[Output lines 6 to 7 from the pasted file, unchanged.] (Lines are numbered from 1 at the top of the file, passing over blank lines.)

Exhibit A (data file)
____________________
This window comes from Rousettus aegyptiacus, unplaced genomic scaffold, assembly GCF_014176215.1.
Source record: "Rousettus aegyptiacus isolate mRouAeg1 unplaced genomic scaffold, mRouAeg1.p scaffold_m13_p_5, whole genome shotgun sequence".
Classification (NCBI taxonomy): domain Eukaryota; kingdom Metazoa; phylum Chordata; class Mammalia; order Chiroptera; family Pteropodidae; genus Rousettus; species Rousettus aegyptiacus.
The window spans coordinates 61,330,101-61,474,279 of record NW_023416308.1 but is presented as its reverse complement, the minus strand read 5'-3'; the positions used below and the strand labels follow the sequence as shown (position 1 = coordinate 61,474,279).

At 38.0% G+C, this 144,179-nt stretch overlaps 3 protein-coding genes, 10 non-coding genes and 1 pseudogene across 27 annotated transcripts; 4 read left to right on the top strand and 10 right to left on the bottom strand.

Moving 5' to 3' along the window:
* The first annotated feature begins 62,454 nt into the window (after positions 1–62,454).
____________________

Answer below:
Moving 5' to 3' along the window:
* The first annotated feature begins 62,454 nt into the window (after positions 1–62,454).